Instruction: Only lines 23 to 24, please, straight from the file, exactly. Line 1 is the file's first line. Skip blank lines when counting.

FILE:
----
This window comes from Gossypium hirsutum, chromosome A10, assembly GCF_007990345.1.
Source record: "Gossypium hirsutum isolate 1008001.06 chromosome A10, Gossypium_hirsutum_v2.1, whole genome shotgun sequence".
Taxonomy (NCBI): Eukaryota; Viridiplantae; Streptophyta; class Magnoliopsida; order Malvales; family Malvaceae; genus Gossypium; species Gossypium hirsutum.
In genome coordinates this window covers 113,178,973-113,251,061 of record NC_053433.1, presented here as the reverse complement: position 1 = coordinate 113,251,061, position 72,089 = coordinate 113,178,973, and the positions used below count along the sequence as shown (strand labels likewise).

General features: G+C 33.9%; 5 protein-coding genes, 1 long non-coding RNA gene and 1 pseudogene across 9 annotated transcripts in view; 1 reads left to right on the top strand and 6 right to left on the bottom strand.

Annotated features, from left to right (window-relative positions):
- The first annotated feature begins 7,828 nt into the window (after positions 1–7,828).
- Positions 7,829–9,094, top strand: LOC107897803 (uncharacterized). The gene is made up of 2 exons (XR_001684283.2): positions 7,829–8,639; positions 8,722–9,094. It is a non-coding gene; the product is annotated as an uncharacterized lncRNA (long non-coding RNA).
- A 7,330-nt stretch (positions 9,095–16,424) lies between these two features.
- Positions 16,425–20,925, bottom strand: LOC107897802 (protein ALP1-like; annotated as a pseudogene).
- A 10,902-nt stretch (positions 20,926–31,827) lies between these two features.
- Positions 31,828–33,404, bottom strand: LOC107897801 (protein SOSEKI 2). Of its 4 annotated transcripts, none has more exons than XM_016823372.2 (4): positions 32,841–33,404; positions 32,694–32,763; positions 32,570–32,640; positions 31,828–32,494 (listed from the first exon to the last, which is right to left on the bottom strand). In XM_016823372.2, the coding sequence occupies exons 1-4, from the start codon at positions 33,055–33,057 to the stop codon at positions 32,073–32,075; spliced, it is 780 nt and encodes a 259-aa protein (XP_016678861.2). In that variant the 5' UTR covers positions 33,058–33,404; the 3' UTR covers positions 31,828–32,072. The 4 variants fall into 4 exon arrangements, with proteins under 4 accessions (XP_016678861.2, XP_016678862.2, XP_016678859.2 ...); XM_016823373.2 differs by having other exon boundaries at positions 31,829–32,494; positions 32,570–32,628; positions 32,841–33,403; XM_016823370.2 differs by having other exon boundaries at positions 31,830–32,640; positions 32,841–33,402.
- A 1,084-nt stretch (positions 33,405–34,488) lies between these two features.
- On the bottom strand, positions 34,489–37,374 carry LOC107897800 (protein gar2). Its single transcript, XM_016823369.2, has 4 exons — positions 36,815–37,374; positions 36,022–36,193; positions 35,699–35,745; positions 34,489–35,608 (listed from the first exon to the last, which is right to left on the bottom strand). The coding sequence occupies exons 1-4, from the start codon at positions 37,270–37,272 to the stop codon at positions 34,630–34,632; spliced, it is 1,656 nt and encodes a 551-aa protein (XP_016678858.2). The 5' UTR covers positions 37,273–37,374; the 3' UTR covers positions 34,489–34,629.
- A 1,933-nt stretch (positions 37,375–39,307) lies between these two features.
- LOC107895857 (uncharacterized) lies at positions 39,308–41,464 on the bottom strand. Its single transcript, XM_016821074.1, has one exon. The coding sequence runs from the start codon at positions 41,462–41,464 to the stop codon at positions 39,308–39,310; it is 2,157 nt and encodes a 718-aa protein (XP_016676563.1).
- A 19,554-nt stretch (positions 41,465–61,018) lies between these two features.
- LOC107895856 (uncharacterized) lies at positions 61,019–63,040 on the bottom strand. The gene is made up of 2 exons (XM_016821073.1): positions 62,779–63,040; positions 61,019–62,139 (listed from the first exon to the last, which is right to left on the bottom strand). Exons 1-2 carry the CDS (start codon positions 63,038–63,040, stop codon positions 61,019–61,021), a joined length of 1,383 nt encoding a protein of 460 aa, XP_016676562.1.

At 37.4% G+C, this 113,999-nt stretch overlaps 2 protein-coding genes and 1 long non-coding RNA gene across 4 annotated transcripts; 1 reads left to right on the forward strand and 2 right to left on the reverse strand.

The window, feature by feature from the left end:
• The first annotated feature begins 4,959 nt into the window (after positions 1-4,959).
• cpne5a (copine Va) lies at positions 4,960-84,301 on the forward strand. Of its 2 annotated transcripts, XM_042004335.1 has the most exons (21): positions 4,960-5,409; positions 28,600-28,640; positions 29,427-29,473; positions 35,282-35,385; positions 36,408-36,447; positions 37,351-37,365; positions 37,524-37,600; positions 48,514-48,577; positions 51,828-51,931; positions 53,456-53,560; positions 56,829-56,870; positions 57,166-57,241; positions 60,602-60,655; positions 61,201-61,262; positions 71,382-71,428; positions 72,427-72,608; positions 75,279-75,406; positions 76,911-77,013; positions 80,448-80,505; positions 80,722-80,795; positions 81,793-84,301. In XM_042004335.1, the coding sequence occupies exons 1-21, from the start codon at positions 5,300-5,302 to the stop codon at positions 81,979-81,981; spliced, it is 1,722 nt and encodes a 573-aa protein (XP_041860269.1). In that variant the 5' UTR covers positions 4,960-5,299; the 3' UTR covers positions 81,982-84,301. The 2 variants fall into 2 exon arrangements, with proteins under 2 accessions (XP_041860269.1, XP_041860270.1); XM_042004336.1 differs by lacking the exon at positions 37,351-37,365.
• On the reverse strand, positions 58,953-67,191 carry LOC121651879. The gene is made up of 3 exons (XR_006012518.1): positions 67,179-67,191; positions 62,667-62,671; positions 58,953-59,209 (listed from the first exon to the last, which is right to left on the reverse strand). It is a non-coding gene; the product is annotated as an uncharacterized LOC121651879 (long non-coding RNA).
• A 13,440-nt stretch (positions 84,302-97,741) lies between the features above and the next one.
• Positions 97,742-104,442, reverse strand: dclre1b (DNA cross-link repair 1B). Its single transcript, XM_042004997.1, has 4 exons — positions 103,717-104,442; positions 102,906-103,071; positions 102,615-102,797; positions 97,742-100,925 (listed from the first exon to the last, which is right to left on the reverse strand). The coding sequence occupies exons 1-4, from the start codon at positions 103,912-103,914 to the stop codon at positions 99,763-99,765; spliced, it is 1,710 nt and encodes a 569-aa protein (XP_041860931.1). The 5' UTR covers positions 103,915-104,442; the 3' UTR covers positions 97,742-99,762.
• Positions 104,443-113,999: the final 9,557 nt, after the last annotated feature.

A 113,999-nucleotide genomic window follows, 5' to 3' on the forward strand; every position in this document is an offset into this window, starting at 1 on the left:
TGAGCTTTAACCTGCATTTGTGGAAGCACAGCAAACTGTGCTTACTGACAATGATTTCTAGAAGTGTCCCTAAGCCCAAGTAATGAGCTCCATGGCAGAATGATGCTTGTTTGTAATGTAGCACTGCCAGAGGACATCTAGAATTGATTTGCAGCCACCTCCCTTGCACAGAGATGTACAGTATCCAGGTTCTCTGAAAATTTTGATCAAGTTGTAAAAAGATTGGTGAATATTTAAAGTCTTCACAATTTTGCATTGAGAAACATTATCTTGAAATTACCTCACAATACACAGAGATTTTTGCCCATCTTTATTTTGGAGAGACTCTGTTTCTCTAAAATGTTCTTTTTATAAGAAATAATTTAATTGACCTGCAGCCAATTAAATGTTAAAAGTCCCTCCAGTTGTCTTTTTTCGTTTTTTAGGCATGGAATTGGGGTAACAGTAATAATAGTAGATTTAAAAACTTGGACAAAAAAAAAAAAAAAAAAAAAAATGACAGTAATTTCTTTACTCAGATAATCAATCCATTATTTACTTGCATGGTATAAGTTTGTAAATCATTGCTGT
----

• On the reverse strand, positions 58,953-67,191 carry LOC121651879. The gene is made up of 3 exons (XR_006012518.1): positions 67,179-67,191; positions 62,667-62,671; positions 58,953-59,209 (listed from the first exon to the last, which is right to left on the reverse strand). It is a non-coding gene; the product is annotated as an uncharacterized LOC121651879 (long non-coding RNA).
• A 13,440-nt stretch (positions 84,302-97,741) lies between the features above and the next one.